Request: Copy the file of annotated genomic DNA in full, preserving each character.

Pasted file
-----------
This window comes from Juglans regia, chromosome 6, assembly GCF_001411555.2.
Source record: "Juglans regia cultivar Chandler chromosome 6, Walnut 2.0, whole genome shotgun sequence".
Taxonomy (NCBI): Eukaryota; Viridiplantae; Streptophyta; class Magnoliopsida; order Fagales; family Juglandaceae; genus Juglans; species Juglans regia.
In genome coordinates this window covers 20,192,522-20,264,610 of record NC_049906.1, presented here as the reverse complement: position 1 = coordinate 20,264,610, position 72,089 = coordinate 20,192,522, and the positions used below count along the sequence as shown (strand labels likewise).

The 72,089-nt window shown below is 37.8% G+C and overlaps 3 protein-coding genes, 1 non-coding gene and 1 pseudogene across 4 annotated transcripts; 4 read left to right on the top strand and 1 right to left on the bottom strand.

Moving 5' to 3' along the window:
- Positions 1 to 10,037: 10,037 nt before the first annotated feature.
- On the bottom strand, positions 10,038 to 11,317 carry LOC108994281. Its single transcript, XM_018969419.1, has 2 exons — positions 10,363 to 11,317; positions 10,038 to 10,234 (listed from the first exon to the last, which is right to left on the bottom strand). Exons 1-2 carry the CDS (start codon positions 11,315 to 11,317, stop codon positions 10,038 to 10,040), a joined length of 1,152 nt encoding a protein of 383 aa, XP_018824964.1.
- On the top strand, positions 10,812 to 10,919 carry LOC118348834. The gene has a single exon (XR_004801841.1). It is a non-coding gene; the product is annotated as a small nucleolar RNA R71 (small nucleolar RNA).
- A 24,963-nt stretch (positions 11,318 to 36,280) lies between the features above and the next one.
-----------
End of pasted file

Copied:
This window comes from Juglans regia, chromosome 6, assembly GCF_001411555.2.
Source record: "Juglans regia cultivar Chandler chromosome 6, Walnut 2.0, whole genome shotgun sequence".
Taxonomy (NCBI): Eukaryota; Viridiplantae; Streptophyta; class Magnoliopsida; order Fagales; family Juglandaceae; genus Juglans; species Juglans regia.
In genome coordinates this window covers 20,192,522-20,264,610 of record NC_049906.1, presented here as the reverse complement: position 1 = coordinate 20,264,610, position 72,089 = coordinate 20,192,522, and the positions used below count along the sequence as shown (strand labels likewise).

The 72,089-nt window shown below is 37.8% G+C and overlaps 3 protein-coding genes, 1 non-coding gene and 1 pseudogene across 4 annotated transcripts; 4 read left to right on the top strand and 1 right to left on the bottom strand.

Moving 5' to 3' along the window:
- Positions 1 to 10,037: 10,037 nt before the first annotated feature.
- On the bottom strand, positions 10,038 to 11,317 carry LOC108994281. Its single transcript, XM_018969419.1, has 2 exons — positions 10,363 to 11,317; positions 10,038 to 10,234 (listed from the first exon to the last, which is right to left on the bottom strand). Exons 1-2 carry the CDS (start codon positions 11,315 to 11,317, stop codon positions 10,038 to 10,040), a joined length of 1,152 nt encoding a protein of 383 aa, XP_018824964.1.
- On the top strand, positions 10,812 to 10,919 carry LOC118348834. The gene has a single exon (XR_004801841.1). It is a non-coding gene; the product is annotated as a small nucleolar RNA R71 (small nucleolar RNA).
- A 24,963-nt stretch (positions 11,318 to 36,280) lies between the features above and the next one.